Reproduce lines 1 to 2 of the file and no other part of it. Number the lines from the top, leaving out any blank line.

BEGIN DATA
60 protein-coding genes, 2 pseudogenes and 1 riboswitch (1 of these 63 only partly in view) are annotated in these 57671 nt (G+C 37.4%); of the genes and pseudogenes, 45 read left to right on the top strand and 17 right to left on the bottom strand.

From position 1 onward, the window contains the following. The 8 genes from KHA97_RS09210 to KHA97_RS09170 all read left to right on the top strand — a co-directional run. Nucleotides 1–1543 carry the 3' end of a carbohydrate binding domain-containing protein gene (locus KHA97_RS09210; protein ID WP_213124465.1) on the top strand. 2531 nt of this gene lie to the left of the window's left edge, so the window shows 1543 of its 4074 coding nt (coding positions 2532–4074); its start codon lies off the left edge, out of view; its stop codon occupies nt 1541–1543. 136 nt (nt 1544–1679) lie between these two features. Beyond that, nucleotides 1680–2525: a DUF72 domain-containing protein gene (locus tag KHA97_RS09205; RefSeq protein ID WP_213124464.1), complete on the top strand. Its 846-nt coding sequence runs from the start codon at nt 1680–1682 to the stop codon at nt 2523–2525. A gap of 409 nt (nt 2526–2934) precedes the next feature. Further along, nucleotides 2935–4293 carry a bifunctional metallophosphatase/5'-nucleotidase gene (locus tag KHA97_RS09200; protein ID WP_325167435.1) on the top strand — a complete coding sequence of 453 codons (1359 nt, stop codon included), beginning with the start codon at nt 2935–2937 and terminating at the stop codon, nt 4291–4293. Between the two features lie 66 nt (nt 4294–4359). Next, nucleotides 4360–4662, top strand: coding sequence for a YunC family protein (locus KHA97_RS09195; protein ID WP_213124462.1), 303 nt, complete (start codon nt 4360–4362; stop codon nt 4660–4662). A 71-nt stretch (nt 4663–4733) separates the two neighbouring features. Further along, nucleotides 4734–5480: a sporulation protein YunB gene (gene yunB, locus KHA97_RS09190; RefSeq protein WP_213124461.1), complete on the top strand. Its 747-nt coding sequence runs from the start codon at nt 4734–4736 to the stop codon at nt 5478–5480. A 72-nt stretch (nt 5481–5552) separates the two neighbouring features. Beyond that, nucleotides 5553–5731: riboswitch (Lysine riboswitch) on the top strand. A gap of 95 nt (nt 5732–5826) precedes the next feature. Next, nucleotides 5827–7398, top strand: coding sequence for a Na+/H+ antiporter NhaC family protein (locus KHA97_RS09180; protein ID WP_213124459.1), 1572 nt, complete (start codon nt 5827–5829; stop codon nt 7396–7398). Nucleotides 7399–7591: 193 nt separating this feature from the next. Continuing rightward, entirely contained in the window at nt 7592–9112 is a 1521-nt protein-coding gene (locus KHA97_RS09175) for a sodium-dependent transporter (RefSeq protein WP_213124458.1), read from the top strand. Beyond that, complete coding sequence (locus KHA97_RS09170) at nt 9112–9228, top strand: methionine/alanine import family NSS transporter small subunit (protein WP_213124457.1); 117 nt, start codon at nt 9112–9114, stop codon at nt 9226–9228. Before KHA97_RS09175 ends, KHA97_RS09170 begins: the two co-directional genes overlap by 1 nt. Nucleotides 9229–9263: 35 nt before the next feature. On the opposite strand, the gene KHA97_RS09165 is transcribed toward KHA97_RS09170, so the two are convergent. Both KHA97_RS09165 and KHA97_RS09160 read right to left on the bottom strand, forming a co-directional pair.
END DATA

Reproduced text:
60 protein-coding genes, 2 pseudogenes and 1 riboswitch (1 of these 63 only partly in view) are annotated in these 57671 nt (G+C 37.4%); of the genes and pseudogenes, 45 read left to right on the top strand and 17 right to left on the bottom strand.

From position 1 onward, the window contains the following. The 8 genes from KHA97_RS09210 to KHA97_RS09170 all read left to right on the top strand — a co-directional run. Nucleotides 1–1543 carry the 3' end of a carbohydrate binding domain-containing protein gene (locus KHA97_RS09210; protein ID WP_213124465.1) on the top strand. 2531 nt of this gene lie to the left of the window's left edge, so the window shows 1543 of its 4074 coding nt (coding positions 2532–4074); its start codon lies off the left edge, out of view; its stop codon occupies nt 1541–1543. 136 nt (nt 1544–1679) lie between these two features. Beyond that, nucleotides 1680–2525: a DUF72 domain-containing protein gene (locus tag KHA97_RS09205; RefSeq protein ID WP_213124464.1), complete on the top strand. Its 846-nt coding sequence runs from the start codon at nt 1680–1682 to the stop codon at nt 2523–2525. A gap of 409 nt (nt 2526–2934) precedes the next feature. Further along, nucleotides 2935–4293 carry a bifunctional metallophosphatase/5'-nucleotidase gene (locus tag KHA97_RS09200; protein ID WP_325167435.1) on the top strand — a complete coding sequence of 453 codons (1359 nt, stop codon included), beginning with the start codon at nt 2935–2937 and terminating at the stop codon, nt 4291–4293. Between the two features lie 66 nt (nt 4294–4359). Next, nucleotides 4360–4662, top strand: coding sequence for a YunC family protein (locus KHA97_RS09195; protein ID WP_213124462.1), 303 nt, complete (start codon nt 4360–4362; stop codon nt 4660–4662). A 71-nt stretch (nt 4663–4733) separates the two neighbouring features. Further along, nucleotides 4734–5480: a sporulation protein YunB gene (gene yunB, locus KHA97_RS09190; RefSeq protein WP_213124461.1), complete on the top strand. Its 747-nt coding sequence runs from the start codon at nt 4734–4736 to the stop codon at nt 5478–5480. A 72-nt stretch (nt 5481–5552) separates the two neighbouring features. Beyond that, nucleotides 5553–5731: riboswitch (Lysine riboswitch) on the top strand. A gap of 95 nt (nt 5732–5826) precedes the next feature. Next, nucleotides 5827–7398, top strand: coding sequence for a Na+/H+ antiporter NhaC family protein (locus KHA97_RS09180; protein ID WP_213124459.1), 1572 nt, complete (start codon nt 5827–5829; stop codon nt 7396–7398). Nucleotides 7399–7591: 193 nt separating this feature from the next. Continuing rightward, entirely contained in the window at nt 7592–9112 is a 1521-nt protein-coding gene (locus KHA97_RS09175) for a sodium-dependent transporter (RefSeq protein WP_213124458.1), read from the top strand. Beyond that, complete coding sequence (locus KHA97_RS09170) at nt 9112–9228, top strand: methionine/alanine import family NSS transporter small subunit (protein WP_213124457.1); 117 nt, start codon at nt 9112–9114, stop codon at nt 9226–9228. Before KHA97_RS09175 ends, KHA97_RS09170 begins: the two co-directional genes overlap by 1 nt. Nucleotides 9229–9263: 35 nt before the next feature. On the opposite strand, the gene KHA97_RS09165 is transcribed toward KHA97_RS09170, so the two are convergent. Both KHA97_RS09165 and KHA97_RS09160 read right to left on the bottom strand, forming a co-directional pair.